It's been a long held dream of mine - a mosaic top on something, made with all kinds of gems, little tiles, terrassae, gew gaws and jewels.
All I was waiting for was the right piece to build it on and I finally was gifted the perfect thing; a wash stand that, although vintage, was too dinged up and wrecked to refurbish back to new stock.
The piece was a vintage wooden washstand, from early in the 1900's - it's not so precious that this kind of project won't improve it.
The top was covered with a suspicious piece of old paneling, which, no surprise, covered up a plethora of flaws.
Filthy, neglected, someone had changed the original handles and knobs into atrociously ugly 1940's style chrome ones.
The door had at one time been 'fixed' with steel bars, and there was a hole in the bottom to let the mice in.
Two pieces of paneling were cut to fill the holes in the bottom (after all, if this is going to go on my new (yet to be built) porch, I don't want mouse homes.
Then the fun begins. A long time ago, in another life, I made some little four inch or so tiles out of clay. They were glazed in blue.
I have also been given at different times a broken platter, some shiny gems, shells and tiny heart shaped tiles.
Some of them ended up on the Encrusted Cannonball, but the ones that are left have been gathering dust, waiting for the dream project.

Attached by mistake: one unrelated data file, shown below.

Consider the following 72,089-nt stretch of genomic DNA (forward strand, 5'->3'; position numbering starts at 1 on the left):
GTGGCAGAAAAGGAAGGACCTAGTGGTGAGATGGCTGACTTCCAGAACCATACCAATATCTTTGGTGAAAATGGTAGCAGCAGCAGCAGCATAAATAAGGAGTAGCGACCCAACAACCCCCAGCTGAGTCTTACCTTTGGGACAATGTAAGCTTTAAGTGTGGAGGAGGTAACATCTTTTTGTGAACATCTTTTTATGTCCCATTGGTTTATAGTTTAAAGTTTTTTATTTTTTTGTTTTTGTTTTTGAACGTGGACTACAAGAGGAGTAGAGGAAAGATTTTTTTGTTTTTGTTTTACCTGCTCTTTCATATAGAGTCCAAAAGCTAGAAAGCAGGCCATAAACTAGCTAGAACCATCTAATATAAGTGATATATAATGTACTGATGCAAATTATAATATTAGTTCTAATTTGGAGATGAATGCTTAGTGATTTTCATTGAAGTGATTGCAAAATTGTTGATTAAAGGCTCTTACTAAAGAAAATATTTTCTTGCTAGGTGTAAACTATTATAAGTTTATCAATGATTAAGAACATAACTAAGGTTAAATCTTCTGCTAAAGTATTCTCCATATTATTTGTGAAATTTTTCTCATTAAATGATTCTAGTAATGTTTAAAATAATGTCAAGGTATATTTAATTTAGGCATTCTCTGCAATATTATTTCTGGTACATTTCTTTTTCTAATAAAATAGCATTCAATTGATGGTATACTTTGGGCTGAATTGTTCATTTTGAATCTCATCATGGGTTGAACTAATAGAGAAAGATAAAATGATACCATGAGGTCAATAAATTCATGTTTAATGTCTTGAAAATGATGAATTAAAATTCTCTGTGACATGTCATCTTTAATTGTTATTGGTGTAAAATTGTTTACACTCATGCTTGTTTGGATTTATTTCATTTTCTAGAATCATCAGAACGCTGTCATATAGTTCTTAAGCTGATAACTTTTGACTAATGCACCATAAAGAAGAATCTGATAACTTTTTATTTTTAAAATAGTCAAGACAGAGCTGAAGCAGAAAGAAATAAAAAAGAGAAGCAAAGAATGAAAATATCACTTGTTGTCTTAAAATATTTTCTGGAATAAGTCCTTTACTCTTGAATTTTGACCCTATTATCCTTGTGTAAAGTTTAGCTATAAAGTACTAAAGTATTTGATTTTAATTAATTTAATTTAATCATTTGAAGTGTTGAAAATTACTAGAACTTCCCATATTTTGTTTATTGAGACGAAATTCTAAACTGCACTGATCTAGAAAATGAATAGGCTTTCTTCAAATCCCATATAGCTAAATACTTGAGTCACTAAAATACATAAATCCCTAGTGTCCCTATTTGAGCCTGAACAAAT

I got a little tile cutter, which looks just like a pair of pliers with a wheel on, and another little piece. It's an odd looking thing. First, you score a line with the wheel on the tile, then snap it with the other part. You'll see.
I thought about how to use all the pieces, especially the blue hand made tiles, because there weren't many of them. I decided to make it in a checkerboard pattern with the alternating holes filled with the gems and other artefacts.
Once all the pieces are glued in place, then the part I've been dreading. This is where I think it could all go sideways; the grouting.
Following directions has never been easy for me, but here's a place I tried.
Mix the grout following the directions on the package - almost.
With a vinyl examination glove to protect my hands, applying it to the surface, getting it into all the nooks and crannies - check.
Wiping off the excess with a sponge - check.
Buffing off the haze - check.
Admiring the result - CHECK!
Sadly, after a couple of days of admiring, I realized that the grout had cracked - look at the picture below;
I didn't follow the directions exactly. My bad. I think the grout was too runny, and I also just mixed it with my hand (in a glove, of course).
Apart from that minor flaw, the rest of it looks fine - for a first attempt. My next project will work better, and I'll make sure the weather is a bit better (warmer) and I follow the directions on the package.